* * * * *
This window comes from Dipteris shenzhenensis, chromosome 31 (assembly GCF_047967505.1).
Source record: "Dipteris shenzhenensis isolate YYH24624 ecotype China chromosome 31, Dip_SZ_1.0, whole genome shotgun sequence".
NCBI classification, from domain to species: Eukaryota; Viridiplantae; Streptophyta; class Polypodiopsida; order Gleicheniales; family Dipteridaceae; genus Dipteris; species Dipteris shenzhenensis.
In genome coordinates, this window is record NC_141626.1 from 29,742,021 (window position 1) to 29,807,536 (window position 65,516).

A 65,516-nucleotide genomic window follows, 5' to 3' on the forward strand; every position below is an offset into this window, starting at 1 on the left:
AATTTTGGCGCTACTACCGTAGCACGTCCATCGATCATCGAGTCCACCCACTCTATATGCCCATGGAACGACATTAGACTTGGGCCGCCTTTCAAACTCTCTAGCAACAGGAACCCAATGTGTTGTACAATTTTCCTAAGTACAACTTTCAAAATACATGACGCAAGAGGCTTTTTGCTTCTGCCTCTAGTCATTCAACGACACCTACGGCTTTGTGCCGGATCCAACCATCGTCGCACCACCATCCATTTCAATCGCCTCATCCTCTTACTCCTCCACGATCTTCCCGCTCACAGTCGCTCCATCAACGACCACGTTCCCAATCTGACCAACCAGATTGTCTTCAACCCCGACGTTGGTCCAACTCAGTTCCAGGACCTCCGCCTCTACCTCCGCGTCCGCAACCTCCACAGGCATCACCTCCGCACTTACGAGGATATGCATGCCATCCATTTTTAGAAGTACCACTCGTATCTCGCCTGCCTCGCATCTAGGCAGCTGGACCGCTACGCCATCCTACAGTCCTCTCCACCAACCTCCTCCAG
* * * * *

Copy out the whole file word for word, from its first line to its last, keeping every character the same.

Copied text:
This window comes from Dipteris shenzhenensis, chromosome 31 (assembly GCF_047967505.1).
Source record: "Dipteris shenzhenensis isolate YYH24624 ecotype China chromosome 31, Dip_SZ_1.0, whole genome shotgun sequence".
NCBI classification, from domain to species: Eukaryota; Viridiplantae; Streptophyta; class Polypodiopsida; order Gleicheniales; family Dipteridaceae; genus Dipteris; species Dipteris shenzhenensis.
In genome coordinates, this window is record NC_141626.1 from 29,742,021 (window position 1) to 29,807,536 (window position 65,516).

A 65,516-nucleotide genomic window follows, 5' to 3' on the forward strand; every position below is an offset into this window, starting at 1 on the left:
AATTTTGGCGCTACTACCGTAGCACGTCCATCGATCATCGAGTCCACCCACTCTATATGCCCATGGAACGACATTAGACTTGGGCCGCCTTTCAAACTCTCTAGCAACAGGAACCCAATGTGTTGTACAATTTTCCTAAGTACAACTTTCAAAATACATGACGCAAGAGGCTTTTTGCTTCTGCCTCTAGTCATTCAACGACACCTACGGCTTTGTGCCGGATCCAACCATCGTCGCACCACCATCCATTTCAATCGCCTCATCCTCTTACTCCTCCACGATCTTCCCGCTCACAGTCGCTCCATCAACGACCACGTTCCCAATCTGACCAACCAGATTGTCTTCAACCCCGACGTTGGTCCAACTCAGTTCCAGGACCTCCGCCTCTACCTCCGCGTCCGCAACCTCCACAGGCATCACCTCCGCACTTACGAGGATATGCATGCCATCCATTTTTAGAAGTACCACTCGTATCTCGCCTGCCTCGCATCTAGGCAGCTGGACCGCTACGCCATCCTACAGTCCTCTCCACCAACCTCCTCCAG